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Henry Liao

The Loyzagas: Three's Not a Crowd

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It has not happened yet – the first player in the 39-year history of the Philippine Basketball Association to have sent two sons to Asia’s first professional league.

That will come in a few years’ time (maybe in 2017?) when incoming junior Jeron Alvin Teng from the reigning University Athletic Association of the Philippines (UAAP) titlist De La Salle University Green Archers joins elder brother Jeric Allen Teng, a rookie with the Rain or Shine Elasto Painters, in the PBA where father Alvin once saw action for 14 seasons (1986-98, 2002).

Then again, there has been one instance in PH annals where an all-time Filipino basketball great from the old Manila Industrial and Commercial Athletic Association (MICAA) circuit, the precursor of the PBA, was able to produce two sons that eventually were good enough to ply their trade in the PBA.

Their names: Carlos (Caloy) Loyzaga, undisputedly the greatest Filipino cager ever, and sons Joaquin (Chito) Loyzaga and Ernesto (Joey) Loyzaga.

Monikered “The Big Difference” by iconic sportscaster Willie Hernandez for his ability to change the course of a game, the 6-foot-3 Caloy not only dominated the local competitions in the fifties and early sixties with the San Beda College Red Lions in the National Collegiate Athletic Association (NCAA) and the Yco Redshirts/Painters in the MICAA but he also hogged the headlines in the international scene as the primary star of numerous Philippine national teams.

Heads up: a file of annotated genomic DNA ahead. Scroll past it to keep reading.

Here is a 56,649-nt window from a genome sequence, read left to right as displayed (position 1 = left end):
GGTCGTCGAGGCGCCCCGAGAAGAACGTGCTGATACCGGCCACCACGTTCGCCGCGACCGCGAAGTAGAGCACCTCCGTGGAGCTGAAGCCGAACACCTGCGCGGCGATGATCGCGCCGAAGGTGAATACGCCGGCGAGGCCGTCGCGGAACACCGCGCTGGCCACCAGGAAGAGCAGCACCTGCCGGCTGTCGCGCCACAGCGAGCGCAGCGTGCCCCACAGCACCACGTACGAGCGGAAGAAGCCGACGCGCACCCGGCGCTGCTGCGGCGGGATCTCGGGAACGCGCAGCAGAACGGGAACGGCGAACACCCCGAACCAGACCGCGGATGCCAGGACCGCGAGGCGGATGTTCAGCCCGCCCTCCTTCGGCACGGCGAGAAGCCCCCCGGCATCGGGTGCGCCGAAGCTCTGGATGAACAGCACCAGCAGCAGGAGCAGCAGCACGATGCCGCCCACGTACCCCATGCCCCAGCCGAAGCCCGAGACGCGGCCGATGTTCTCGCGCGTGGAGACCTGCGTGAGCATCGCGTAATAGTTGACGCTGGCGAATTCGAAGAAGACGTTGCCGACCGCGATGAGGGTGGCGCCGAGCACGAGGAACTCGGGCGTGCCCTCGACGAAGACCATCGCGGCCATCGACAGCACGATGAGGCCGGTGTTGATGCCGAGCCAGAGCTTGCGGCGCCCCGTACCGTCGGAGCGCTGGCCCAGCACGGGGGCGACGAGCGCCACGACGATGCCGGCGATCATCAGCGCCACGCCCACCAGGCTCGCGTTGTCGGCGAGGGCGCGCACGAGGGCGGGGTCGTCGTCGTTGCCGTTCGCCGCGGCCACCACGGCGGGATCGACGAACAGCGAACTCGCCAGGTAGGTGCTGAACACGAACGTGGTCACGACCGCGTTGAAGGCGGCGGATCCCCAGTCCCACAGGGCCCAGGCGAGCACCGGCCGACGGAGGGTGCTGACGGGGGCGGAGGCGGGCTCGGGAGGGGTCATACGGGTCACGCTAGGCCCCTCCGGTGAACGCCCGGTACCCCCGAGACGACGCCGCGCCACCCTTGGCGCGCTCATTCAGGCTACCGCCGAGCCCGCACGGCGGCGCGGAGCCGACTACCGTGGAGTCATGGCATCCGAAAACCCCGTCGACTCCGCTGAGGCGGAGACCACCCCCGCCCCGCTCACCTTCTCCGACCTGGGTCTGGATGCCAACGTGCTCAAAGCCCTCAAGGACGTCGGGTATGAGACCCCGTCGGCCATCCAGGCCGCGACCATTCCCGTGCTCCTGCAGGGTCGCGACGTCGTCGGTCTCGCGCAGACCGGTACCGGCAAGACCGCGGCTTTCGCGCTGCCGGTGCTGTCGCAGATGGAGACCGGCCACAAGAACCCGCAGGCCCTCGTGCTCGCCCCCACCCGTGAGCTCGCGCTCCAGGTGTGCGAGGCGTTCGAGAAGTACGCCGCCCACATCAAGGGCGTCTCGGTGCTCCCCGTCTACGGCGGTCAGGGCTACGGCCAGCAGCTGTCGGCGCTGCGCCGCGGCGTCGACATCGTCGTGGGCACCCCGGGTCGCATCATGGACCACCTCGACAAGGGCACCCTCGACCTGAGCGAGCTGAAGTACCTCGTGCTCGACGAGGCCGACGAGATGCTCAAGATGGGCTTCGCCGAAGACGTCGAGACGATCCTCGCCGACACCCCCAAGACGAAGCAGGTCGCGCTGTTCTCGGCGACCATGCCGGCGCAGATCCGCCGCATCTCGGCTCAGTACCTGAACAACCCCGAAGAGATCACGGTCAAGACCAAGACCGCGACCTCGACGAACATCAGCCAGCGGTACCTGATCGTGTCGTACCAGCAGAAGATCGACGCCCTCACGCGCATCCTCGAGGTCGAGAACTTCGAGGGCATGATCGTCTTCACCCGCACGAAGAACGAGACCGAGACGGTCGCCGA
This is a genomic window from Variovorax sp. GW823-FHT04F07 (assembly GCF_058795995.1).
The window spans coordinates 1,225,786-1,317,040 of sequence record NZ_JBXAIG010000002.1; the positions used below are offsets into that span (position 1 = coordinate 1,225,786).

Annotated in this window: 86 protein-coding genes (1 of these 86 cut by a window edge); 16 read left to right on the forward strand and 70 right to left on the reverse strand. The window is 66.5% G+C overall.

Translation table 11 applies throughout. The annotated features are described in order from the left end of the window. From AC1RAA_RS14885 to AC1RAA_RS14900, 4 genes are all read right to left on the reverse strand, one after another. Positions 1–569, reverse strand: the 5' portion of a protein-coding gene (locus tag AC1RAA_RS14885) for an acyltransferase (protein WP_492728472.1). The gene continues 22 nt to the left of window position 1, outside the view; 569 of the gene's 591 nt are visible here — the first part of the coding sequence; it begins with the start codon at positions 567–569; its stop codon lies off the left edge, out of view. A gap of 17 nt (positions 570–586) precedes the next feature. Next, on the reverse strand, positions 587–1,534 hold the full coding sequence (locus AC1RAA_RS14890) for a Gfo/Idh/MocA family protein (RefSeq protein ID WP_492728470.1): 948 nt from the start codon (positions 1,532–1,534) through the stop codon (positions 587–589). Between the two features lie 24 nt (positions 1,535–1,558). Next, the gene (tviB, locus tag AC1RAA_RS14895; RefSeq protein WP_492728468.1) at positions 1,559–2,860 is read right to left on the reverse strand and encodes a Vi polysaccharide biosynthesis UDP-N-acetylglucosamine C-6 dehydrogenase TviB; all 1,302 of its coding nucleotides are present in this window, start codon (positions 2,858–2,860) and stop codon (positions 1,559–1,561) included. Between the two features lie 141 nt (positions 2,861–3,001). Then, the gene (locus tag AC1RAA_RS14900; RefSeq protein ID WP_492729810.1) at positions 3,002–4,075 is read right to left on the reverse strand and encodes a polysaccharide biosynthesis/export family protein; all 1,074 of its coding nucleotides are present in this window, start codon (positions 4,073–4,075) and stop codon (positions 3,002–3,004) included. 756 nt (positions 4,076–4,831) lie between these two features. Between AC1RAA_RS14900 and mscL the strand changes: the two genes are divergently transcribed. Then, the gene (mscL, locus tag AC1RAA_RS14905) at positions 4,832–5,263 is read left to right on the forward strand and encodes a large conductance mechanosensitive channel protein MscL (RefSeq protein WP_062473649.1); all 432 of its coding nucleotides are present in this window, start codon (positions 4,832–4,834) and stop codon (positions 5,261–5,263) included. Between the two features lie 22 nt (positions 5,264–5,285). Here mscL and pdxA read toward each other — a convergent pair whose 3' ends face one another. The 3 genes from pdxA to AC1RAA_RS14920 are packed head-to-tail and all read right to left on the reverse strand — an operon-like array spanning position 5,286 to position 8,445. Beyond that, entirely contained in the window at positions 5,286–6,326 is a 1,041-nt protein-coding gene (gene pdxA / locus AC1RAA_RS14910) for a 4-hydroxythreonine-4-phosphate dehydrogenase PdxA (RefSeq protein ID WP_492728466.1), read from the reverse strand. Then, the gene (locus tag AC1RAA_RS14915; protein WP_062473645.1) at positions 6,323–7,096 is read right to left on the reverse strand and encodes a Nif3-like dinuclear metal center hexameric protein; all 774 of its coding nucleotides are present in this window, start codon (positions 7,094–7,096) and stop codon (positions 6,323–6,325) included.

The highlight of Loyzaga’s incandescent international career came in 1954 when he powered the Philippines to the bronze medal during the 2nd World Basketball Championship (now known as the FIBA World Cup) in Rio de Janeiro, Brazil. Until now, it is the best-ever finish by an Asian country in the quadrennial meet.

A winner throughout his basketball tenure, Loyzaga earned a championship in each of his four trips to the Asian Games – 1951 in New Delhi (India), 1954 in Manila, 1958 in Tokyo (Japan) and 1961 in Jakarta (Indonesia) – and appeared in a pair of Summer Olympics – 1952 in Helsinki (Finland) and 1956 in Melbourne (Australia) before hanging up his jersey in 1964.

Caloy, who resided in Australia for more than three decades, turned 83 last August.

While pigeon-chested siblings Chito and Joey were cut from the same cloth as their dad, neither came close to King Caloy’s multi-dimensional skills.

Like their father, Chito and Joey also are products of San Beda College.

Chito hooked up with Yco (again his father’s post-graduate commercial club) in the MICAA before joining turning professional in 1981. The 6-2 swingman appeared with Tanduay (Yco’s pro unit), Toyota, Great Taste and Ginebra in 12 seasons (1981-93) in the PBA.

Chito, who turned 55 last August, posted averages of 9.3 points and 4.4 rebounds in 566 PBA outings.

Joey, who is three years younger than Chito, played with Magnolia, Swift, Shell, Tondeña-Ginebra and Alaska in 14 PBA campaigns from 1984-2000. The 6-1 guard-forward, hit at a 7.7-point clip in 462 assignments.

Neither Chito nor Joey was able to surpass their dad’s various accomplishments in the local and international basketball landscapes.
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